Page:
Ancient Word, Changing Worlds: The Doctrine of Scripture in a Modern Age
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Ancient Word, Changing Worlds: The Doctrine of Scripture ina Modern Age tells the story of these developments in the doctrine of Scripture in the modern age, combining in one volume both narrative chapters and chapters devoted to primary source materials. This new genre of historical theology will appeal to general readers, who will be drawn in by the book's prose style, and students, who will benefit from features like timelines, charts, explanations of key terms, and introductions and explanatory notes for the primary source documents.
Number of Pages: 176
Publication Date: 2009
|Dimensions: 8.50 X 5.50 (inches)|
Availability: In Stock
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A helpful narrative of the formation of the doctrine of Scripture in the modern age, interspersed with primary source materials. Covers the challenges that face the authority, sufficiency, and interpretation of Scripture.
Stephen J. Nichols (PhD, Westminster Theological Seminary) serves as the president of Reformation Bible College and chief academic officer of Ligonier Ministries. He is an editor of the Theologians on the Christian Life series and also hosts the weekly podcast 5 Minutes in Church History.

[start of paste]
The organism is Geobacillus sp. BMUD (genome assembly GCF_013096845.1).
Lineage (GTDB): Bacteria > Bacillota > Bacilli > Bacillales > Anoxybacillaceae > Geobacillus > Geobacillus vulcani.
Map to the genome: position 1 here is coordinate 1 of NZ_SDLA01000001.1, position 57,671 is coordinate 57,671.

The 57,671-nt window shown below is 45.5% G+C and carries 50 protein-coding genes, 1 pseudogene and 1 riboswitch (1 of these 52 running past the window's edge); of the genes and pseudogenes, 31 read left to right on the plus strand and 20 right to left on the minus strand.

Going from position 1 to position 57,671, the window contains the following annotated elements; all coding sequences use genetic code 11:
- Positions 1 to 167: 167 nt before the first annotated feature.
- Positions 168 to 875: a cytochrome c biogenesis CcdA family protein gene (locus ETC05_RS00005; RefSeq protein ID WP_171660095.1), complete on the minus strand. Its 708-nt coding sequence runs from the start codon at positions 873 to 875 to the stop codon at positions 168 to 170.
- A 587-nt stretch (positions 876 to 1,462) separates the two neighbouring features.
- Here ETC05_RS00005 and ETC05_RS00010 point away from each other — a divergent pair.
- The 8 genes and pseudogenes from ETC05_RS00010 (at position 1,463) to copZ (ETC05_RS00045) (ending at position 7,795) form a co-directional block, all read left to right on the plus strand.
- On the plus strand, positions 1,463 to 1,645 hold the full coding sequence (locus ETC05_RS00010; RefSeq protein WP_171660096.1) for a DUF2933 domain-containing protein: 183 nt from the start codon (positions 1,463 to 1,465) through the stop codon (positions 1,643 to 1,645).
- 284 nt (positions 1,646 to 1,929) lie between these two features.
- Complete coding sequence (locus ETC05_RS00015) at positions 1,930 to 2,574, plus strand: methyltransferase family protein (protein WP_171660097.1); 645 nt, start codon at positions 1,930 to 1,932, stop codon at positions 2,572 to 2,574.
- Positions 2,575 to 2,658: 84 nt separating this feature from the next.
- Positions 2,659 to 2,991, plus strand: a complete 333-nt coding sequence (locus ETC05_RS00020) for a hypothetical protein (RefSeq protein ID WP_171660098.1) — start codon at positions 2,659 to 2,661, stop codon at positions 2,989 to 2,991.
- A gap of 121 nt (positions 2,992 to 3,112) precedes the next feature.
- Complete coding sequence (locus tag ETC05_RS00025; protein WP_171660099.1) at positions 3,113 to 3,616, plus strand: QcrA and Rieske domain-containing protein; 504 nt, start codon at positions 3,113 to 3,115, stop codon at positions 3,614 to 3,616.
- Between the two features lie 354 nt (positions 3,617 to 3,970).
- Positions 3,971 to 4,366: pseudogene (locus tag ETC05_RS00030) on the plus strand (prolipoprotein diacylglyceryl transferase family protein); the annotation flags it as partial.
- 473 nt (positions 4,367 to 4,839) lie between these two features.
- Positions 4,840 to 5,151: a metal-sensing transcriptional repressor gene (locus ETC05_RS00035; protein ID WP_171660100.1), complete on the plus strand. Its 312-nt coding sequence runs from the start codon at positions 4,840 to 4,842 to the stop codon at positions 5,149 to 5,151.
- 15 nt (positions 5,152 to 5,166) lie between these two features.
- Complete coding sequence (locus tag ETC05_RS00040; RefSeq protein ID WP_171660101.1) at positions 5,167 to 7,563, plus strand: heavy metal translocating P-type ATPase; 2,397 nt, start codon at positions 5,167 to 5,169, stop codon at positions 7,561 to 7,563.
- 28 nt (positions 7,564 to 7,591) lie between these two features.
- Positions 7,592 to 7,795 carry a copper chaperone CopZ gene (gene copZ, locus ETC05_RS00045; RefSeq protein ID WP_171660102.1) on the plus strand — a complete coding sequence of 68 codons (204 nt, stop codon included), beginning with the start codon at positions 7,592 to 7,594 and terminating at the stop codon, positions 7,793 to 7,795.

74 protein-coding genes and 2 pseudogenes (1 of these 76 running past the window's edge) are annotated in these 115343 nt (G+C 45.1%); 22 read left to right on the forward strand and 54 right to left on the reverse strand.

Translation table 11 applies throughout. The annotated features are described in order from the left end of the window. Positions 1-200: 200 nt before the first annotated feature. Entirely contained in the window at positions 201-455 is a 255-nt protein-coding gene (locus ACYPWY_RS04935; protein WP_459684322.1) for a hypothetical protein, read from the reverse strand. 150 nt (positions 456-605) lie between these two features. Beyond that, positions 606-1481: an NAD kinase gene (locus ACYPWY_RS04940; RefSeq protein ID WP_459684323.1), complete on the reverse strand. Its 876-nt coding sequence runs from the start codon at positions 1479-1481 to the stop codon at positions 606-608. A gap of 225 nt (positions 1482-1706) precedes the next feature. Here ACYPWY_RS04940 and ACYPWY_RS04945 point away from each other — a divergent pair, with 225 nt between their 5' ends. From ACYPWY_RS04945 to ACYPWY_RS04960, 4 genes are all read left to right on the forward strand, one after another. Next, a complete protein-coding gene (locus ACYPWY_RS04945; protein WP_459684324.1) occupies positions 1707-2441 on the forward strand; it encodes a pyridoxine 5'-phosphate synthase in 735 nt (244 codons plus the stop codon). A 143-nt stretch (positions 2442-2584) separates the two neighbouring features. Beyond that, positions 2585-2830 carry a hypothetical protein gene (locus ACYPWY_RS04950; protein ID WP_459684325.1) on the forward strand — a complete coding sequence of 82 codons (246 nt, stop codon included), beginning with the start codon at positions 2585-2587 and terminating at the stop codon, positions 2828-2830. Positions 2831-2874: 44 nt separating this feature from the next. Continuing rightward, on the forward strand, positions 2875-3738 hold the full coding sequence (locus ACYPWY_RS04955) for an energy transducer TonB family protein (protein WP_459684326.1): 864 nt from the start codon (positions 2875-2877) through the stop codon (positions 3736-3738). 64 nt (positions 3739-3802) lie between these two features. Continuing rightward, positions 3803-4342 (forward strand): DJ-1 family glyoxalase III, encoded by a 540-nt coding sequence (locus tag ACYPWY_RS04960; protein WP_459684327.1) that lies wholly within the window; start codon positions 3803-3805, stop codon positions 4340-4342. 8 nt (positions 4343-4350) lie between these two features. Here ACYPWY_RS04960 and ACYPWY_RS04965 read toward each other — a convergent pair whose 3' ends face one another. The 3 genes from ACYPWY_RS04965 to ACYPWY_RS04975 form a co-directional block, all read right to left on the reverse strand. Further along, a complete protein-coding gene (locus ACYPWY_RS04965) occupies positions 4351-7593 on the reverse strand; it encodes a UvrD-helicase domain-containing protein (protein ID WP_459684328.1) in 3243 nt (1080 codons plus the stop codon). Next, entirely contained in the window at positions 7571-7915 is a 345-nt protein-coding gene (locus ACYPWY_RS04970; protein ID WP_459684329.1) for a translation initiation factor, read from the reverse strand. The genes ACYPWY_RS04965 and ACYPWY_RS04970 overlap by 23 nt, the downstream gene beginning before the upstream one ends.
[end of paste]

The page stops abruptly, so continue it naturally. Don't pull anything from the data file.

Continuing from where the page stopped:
Eric T. Brandt (MA, Wheaton College) is an instructional designer and adjunct professor of church history at Reformation Bible College in Sanford, Florida. Eric and his wife, Megan, live in Lake Mary, Florida.
John E. Richards Professor of Theology, Reformed Theological Seminary; Minister of Teaching, First Presbyterian Church, Jackson, Mississippi
Ancient Word, Changing Worlds is the best, clearest, and most reliable historical overview of the doctrine of Scripture for a contemporary audience. As careful historians, Nichols and Brandt show what the church has always believed about the Bible as the Word of God, and also how our understanding of the inspiration, inerrancy, and interpretation of Scripture has grown through the centuries. The authors let scholars and theologians on all sides of the age-old battle for the Bible speak in their own words, giving us the historical context and theological framework we need to accept the Bible's own witness to its beauty, perfection, and divine authority.
-Philip Graham Ryken,
President, Wheaton College
Rev. Doyle Peyton5 Stars Out Of 5July 20, 2010Rev. Doyle PeytonI good concise history of the key personalities and writings related to the issue of biblical inspiration and inerrancy. The reader must read the referenced sources (Warfield,eg) for a helpful apologetic. When will evangelicals stop keeping the names and writings of apostate German theologians alive?